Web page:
And finally… Recycled toner powder could transform the colour of concrete

The curvilinear walls of the Cidade das Artes in Rio de Janeiro,  the cliff face walls of Kengo Kuma’s V&A Dundee, and the three sails of the Richard Meier designed Jubilee Church, just outside Rome, all have one thing in common - concrete.

Concrete structures have long been able to astonish, but their future could be brighter still thanks to a collaborative project funded by Construction Scotland Innovation Centre.

A team from the University of Dundee, along with Moock Environmental Solutions and Inverurie Precast, have come up with a way of recycling the toner powder in old printer cartridges to create a cheaper and more versatile colourant for concrete.

Led by Dr Moray Newlands, the team from the University’s School of Science and Engineering say they are able to replicate colours within cement pastes and concretes in a move that could transform the look of urban environments and landmarks of the future.

Dr Newlands said: “Around 10% of toner remains in a cartridge at the end of its life, so we’ve been looking at ways in which we can utilise it and prevent it being sent to landfill. Toner powder is incredibly fine, but cannot be recycled into new cartridges as it goes through thermal cycles and changes size once it is involved in the printing process.”

Mixing cyan, yellow, magenta and black recovered toner powder (RTP), researchers found that it was possible to produce a range of colours within concrete and cement without affecting the integrity of the finished substance. Tests showed the coloured products to be resilient in both dry and wet environments, while the colouring also proved resistant to ultraviolet light, allowing it to retain its hue over time.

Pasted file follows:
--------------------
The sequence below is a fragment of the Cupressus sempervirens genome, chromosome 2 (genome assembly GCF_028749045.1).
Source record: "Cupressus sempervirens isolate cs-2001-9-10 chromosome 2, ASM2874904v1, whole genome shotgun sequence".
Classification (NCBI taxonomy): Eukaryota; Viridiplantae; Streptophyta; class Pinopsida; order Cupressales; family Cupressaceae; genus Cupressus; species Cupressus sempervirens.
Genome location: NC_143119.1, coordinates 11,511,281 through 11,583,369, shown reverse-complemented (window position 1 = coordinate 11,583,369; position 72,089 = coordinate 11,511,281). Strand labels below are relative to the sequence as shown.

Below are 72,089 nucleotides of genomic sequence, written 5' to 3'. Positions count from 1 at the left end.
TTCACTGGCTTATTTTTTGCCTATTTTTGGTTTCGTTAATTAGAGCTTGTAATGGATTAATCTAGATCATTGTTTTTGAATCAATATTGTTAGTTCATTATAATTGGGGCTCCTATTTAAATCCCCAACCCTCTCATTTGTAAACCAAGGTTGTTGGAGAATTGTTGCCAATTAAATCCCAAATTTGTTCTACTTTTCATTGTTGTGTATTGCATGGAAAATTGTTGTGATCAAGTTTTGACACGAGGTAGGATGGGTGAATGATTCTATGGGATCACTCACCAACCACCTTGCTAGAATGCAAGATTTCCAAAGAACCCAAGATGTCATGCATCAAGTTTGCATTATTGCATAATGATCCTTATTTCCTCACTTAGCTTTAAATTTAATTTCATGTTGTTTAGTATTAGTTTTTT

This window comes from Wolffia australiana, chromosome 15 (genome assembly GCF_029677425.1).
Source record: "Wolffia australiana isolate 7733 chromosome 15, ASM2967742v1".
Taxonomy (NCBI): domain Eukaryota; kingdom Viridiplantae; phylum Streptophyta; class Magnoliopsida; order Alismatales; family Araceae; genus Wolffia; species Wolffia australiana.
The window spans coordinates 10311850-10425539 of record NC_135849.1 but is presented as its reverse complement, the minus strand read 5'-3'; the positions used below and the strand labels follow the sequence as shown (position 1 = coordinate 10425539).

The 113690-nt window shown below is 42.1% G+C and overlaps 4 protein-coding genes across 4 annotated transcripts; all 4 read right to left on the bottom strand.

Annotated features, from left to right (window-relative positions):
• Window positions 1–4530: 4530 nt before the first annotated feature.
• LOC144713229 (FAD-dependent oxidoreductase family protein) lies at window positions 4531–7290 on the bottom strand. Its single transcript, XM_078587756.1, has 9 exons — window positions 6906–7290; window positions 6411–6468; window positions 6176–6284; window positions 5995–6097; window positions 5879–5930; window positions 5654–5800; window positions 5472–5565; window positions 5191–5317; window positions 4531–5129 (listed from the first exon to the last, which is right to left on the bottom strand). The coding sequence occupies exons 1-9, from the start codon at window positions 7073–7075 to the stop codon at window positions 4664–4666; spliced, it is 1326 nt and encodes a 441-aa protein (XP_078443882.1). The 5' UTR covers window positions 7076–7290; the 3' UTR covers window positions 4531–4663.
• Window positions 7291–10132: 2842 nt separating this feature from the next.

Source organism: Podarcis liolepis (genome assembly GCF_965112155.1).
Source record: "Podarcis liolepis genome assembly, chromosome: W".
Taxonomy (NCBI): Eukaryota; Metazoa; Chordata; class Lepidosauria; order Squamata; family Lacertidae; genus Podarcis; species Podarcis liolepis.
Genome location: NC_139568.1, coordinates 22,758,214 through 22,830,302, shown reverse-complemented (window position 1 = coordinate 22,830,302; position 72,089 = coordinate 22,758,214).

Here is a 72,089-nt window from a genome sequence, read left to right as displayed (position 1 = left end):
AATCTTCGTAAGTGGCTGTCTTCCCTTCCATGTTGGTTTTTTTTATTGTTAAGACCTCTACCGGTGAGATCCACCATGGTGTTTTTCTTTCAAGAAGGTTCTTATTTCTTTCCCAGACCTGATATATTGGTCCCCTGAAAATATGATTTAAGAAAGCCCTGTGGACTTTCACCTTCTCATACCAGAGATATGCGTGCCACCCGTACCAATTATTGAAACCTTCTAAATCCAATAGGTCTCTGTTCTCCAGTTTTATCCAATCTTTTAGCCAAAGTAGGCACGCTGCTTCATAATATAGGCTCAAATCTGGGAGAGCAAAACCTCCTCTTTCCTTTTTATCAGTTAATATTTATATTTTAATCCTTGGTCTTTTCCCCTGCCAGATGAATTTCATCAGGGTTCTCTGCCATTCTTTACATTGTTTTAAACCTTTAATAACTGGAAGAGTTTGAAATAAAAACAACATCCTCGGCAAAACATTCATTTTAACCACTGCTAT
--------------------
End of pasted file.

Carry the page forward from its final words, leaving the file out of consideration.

While there are coloured concretes on the market, the palette range is limited by production methods and the excessive cost of producing more distinctive colours, such as blue, which requires the use of cobalt. However, the Dundee team believe that mass production using RTP would cost significantly less and allow a far greater range of tints to be manufactured.

Another benefit of introducing RTP into the concrete structure at the beginning is the waterproofing it offers.  Currently, the industry standard and state-of-the-art process of waterproofing concrete uses either vapour-retarding membranes or pore blockers. Protection against the ingress and damage by chloride from de-icing salt in winter requires similar measures.  Therefore the addition of the RTP would remove the need for these processes, and at no extra cost, making it a financially attractive alternative product in the precast concrete market.

Dr Newlands added: “Inverurie Precast is producing samples which we are testing to see how they resist water and how strong they are. As engineers, the main thing we’re concerned with is ensuring that the properties of the concrete remain similar or are improved by adding colour to it. If that is the case then architects will be able to use it as they wish.”

Jennifer Smart, business relationship manager at Construction Scotland Innovation Centre, said: “This project is just one of many that demonstrates how industry and academia is working together to drive innovation, and CSIC is delighted to be supporting this exciting development. The product offers not only an environmental solution to a potential waste problem, but has the potential to reduce ongoing structure maintenance costs due to its waterproofing benefit, in addition to using colour in creative and interesting ways.”  

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